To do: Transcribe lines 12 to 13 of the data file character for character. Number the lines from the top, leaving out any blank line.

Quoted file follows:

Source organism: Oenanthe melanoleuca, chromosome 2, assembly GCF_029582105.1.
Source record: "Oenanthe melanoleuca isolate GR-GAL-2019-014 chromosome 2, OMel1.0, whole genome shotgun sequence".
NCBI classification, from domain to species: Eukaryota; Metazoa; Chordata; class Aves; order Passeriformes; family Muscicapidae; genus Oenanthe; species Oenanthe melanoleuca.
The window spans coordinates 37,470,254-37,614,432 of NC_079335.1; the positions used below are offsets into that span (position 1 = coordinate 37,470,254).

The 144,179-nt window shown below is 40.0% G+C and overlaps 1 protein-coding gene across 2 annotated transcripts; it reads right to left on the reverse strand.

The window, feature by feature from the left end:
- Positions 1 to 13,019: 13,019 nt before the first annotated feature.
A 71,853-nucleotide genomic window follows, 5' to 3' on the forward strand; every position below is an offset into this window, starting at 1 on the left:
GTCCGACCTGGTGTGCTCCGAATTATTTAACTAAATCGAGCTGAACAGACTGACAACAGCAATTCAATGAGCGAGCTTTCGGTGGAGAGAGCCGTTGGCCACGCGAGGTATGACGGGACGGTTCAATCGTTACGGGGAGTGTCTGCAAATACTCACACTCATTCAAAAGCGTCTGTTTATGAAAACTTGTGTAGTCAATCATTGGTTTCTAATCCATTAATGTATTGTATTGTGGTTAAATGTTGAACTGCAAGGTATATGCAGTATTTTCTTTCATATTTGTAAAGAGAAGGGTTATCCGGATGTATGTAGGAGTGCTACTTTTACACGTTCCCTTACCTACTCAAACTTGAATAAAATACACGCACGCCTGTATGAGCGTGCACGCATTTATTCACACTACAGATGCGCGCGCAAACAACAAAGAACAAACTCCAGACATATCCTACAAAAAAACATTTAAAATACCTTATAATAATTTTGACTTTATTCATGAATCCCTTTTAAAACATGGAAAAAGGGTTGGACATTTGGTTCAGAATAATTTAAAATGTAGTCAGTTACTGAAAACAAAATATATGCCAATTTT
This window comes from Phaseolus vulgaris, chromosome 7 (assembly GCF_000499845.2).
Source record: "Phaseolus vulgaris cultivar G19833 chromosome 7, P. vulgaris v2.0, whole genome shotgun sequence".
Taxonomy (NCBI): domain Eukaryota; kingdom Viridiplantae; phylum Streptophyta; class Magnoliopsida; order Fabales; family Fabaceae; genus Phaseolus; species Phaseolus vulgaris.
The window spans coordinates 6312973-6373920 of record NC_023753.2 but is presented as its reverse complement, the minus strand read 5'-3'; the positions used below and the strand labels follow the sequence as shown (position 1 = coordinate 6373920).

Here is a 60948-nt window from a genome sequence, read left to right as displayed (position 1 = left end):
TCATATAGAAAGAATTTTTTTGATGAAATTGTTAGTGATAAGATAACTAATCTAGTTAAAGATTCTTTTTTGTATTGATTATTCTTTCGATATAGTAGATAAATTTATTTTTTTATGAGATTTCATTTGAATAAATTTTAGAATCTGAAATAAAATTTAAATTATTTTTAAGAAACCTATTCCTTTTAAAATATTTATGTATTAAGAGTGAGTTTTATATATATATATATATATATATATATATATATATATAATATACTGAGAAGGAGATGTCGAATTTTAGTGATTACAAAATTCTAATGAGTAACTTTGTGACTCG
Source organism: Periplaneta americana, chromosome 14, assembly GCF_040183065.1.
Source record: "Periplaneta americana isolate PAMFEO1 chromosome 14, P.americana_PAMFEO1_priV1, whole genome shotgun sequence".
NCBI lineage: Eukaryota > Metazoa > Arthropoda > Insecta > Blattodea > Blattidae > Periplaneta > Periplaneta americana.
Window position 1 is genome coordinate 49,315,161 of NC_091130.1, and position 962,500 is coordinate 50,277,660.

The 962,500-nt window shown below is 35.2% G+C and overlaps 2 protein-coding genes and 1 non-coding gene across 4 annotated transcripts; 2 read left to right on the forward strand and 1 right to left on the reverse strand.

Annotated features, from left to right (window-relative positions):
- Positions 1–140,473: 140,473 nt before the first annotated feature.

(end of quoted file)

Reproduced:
Taxonomy (NCBI): domain Eukaryota; kingdom Viridiplantae; phylum Streptophyta; class Magnoliopsida; order Fabales; family Fabaceae; genus Phaseolus; species Phaseolus vulgaris.
The window spans coordinates 6312973-6373920 of record NC_023753.2 but is presented as its reverse complement, the minus strand read 5'-3'; the positions used below and the strand labels follow the sequence as shown (position 1 = coordinate 6373920).